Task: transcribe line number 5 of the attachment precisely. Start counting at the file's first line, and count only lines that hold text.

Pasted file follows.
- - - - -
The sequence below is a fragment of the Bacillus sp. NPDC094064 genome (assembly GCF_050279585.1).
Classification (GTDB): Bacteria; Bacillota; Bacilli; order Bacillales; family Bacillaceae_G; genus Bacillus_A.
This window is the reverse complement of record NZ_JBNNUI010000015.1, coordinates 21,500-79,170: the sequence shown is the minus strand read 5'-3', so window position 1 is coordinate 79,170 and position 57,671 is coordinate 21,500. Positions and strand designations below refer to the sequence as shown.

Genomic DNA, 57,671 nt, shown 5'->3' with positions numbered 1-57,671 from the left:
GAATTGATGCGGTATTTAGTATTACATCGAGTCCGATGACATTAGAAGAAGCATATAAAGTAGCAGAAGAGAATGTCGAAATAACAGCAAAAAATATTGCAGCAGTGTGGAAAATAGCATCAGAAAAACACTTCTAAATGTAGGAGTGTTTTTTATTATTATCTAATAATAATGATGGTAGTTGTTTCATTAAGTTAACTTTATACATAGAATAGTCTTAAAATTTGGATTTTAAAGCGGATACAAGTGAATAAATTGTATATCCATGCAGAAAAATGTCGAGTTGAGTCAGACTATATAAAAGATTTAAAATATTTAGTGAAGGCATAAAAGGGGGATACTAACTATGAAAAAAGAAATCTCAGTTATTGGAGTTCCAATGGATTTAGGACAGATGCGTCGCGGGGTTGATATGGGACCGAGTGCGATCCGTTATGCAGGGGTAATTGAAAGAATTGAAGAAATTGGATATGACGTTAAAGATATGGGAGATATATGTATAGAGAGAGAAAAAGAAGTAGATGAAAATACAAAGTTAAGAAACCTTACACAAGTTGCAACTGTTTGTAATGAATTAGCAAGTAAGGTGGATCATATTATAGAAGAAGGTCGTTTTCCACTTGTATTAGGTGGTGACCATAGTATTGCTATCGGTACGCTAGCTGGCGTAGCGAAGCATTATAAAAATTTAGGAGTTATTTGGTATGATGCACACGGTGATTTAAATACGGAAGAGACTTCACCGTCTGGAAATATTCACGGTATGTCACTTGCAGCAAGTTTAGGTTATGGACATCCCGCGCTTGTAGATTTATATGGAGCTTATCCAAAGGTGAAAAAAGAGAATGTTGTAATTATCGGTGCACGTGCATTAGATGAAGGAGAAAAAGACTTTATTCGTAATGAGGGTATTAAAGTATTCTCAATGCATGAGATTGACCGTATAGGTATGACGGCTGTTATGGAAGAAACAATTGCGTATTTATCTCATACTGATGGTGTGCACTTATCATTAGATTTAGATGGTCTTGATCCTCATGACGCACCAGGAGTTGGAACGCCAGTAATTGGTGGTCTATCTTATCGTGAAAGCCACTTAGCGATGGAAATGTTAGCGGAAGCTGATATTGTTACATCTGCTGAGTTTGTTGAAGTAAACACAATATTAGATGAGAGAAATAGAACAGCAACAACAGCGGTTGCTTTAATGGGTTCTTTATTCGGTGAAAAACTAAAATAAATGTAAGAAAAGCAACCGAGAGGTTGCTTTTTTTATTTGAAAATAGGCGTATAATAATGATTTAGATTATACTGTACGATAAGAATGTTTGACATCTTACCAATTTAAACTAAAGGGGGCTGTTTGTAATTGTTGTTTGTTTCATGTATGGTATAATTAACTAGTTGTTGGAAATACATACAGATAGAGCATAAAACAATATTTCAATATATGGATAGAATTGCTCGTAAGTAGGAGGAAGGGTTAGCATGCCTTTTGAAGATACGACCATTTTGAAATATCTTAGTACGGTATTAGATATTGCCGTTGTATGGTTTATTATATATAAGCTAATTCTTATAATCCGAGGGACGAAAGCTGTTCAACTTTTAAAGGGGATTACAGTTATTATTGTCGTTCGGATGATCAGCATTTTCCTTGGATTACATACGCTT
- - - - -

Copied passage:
GAATTGATGCGGTATTTAGTATTACATCGAGTCCGATGACATTAGAAGAAGCATATAAAGTAGCAGAAGAGAATGTCGAAATAACAGCAAAAAATATTGCAGCAGTGTGGAAAATAGCATCAGAAAAACACTTCTAAATGTAGGAGTGTTTTTTATTATTATCTAATAATAATGATGGTAGTTGTTTCATTAAGTTAACTTTATACATAGAATAGTCTTAAAATTTGGATTTTAAAGCGGATACAAGTGAATAAATTGTATATCCATGCAGAAAAATGTCGAGTTGAGTCAGACTATATAAAAGATTTAAAATATTTAGTGAAGGCATAAAAGGGGGATACTAACTATGAAAAAAGAAATCTCAGTTATTGGAGTTCCAATGGATTTAGGACAGATGCGTCGCGGGGTTGATATGGGACCGAGTGCGATCCGTTATGCAGGGGTAATTGAAAGAATTGAAGAAATTGGATATGACGTTAAAGATATGGGAGATATATGTATAGAGAGAGAAAAAGAAGTAGATGAAAATACAAAGTTAAGAAACCTTACACAAGTTGCAACTGTTTGTAATGAATTAGCAAGTAAGGTGGATCATATTATAGAAGAAGGTCGTTTTCCACTTGTATTAGGTGGTGACCATAGTATTGCTATCGGTACGCTAGCTGGCGTAGCGAAGCATTATAAAAATTTAGGAGTTATTTGGTATGATGCACACGGTGATTTAAATACGGAAGAGACTTCACCGTCTGGAAATATTCACGGTATGTCACTTGCAGCAAGTTTAGGTTATGGACATCCCGCGCTTGTAGATTTATATGGAGCTTATCCAAAGGTGAAAAAAGAGAATGTTGTAATTATCGGTGCACGTGCATTAGATGAAGGAGAAAAAGACTTTATTCGTAATGAGGGTATTAAAGTATTCTCAATGCATGAGATTGACCGTATAGGTATGACGGCTGTTATGGAAGAAACAATTGCGTATTTATCTCATACTGATGGTGTGCACTTATCATTAGATTTAGATGGTCTTGATCCTCATGACGCACCAGGAGTTGGAACGCCAGTAATTGGTGGTCTATCTTATCGTGAAAGCCACTTAGCGATGGAAATGTTAGCGGAAGCTGATATTGTTACATCTGCTGAGTTTGTTGAAGTAAACACAATATTAGATGAGAGAAATAGAACAGCAACAACAGCGGTTGCTTTAATGGGTTCTTTATTCGGTGAAAAACTAAAATAAATGTAAGAAAAGCAACCGAGAGGTTGCTTTTTTTATTTGAAAATAGGCGTATAATAATGATTTAGATTATACTGTACGATAAGAATGTTTGACATCTTACCAATTTAAACTAAAGGGGGCTGTTTGTAATTGTTGTTTGTTTCATGTATGGTATAATTAACTAGTTGTTGGAAATACATACAGATAGAGCATAAAACAATATTTCAATATATGGATAGAATTGCTCGTAAGTAGGAGGAAGGGTTAGCATGCCTTTTGAAGATACGACCATTTTGAAATATCTTAGTACGGTATTAGATATTGCCGTTGTATGGTTTATTATATATAAGCTAATTCTTATAATCCGAGGGACGAAAGCTGTTCAACTTTTAAAGGGGATTACAGTTATTATTGTCGTTCGGATGATCAGCATTTTCCTTGGATTACATACGCTT